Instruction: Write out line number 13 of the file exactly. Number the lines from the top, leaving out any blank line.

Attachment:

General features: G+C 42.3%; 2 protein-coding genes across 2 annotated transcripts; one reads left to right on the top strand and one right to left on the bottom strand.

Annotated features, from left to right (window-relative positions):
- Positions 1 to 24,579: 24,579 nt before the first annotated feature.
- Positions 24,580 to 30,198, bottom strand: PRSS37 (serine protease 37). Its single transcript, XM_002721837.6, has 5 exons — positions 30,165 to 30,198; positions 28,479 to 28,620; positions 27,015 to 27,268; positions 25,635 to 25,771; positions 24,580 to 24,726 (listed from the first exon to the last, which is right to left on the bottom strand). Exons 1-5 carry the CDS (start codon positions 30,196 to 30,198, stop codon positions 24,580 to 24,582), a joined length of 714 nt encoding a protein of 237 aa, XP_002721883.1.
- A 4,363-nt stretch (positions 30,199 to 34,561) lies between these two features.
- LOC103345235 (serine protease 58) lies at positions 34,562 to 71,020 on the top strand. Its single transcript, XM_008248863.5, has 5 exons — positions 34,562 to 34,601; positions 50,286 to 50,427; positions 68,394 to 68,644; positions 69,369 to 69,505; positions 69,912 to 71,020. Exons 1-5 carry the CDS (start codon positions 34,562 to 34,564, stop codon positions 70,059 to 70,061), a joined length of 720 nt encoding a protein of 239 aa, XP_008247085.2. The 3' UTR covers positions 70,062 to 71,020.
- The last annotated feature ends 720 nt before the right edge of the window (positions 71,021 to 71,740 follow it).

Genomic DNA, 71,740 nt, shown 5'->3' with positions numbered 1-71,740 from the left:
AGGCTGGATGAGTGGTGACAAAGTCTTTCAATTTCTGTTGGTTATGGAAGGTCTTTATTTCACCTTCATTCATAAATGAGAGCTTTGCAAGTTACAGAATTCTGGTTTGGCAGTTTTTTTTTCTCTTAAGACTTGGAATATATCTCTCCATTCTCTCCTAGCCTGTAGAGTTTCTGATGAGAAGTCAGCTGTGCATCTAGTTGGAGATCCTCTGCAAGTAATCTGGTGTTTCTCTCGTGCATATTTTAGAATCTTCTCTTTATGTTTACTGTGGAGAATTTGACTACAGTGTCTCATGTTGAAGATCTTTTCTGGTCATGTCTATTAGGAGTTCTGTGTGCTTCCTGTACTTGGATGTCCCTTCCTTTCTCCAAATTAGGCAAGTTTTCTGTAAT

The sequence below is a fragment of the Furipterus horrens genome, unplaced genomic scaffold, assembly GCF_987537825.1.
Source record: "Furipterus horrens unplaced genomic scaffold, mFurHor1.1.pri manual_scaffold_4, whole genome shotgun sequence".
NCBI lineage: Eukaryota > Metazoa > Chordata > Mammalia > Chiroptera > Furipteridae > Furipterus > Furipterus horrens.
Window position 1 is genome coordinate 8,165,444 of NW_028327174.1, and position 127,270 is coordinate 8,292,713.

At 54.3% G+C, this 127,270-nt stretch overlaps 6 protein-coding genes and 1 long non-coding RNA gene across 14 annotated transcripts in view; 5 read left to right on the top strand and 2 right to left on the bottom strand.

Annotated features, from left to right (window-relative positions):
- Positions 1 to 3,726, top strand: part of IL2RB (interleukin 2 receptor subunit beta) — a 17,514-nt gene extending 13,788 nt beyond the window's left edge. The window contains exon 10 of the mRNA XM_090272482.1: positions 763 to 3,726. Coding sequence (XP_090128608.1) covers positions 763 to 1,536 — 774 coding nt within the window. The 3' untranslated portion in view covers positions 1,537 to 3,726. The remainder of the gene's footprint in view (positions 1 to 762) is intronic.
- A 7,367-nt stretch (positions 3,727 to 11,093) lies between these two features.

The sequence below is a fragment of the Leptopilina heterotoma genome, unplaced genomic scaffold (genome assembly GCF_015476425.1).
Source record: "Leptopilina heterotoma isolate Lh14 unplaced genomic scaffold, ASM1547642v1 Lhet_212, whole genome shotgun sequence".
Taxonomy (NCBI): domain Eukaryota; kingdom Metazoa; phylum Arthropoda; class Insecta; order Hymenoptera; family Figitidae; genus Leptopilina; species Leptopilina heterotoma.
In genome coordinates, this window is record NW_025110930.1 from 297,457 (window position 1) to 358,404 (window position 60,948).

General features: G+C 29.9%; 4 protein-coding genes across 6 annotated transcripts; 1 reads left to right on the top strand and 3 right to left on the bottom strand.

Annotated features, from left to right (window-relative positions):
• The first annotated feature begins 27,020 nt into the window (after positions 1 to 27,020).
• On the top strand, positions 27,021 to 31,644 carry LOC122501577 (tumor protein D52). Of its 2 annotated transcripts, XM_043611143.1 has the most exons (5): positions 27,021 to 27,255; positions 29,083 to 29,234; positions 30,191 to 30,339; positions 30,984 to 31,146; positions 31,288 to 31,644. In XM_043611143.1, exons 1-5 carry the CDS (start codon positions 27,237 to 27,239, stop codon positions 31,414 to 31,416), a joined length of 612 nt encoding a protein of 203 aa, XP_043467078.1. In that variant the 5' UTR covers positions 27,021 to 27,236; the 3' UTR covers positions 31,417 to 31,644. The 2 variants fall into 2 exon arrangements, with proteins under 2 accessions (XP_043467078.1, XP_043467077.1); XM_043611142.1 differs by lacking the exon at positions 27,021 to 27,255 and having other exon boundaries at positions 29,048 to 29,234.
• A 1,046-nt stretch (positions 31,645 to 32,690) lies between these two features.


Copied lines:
Window position 1 is genome coordinate 8,165,444 of NW_028327174.1, and position 127,270 is coordinate 8,292,713.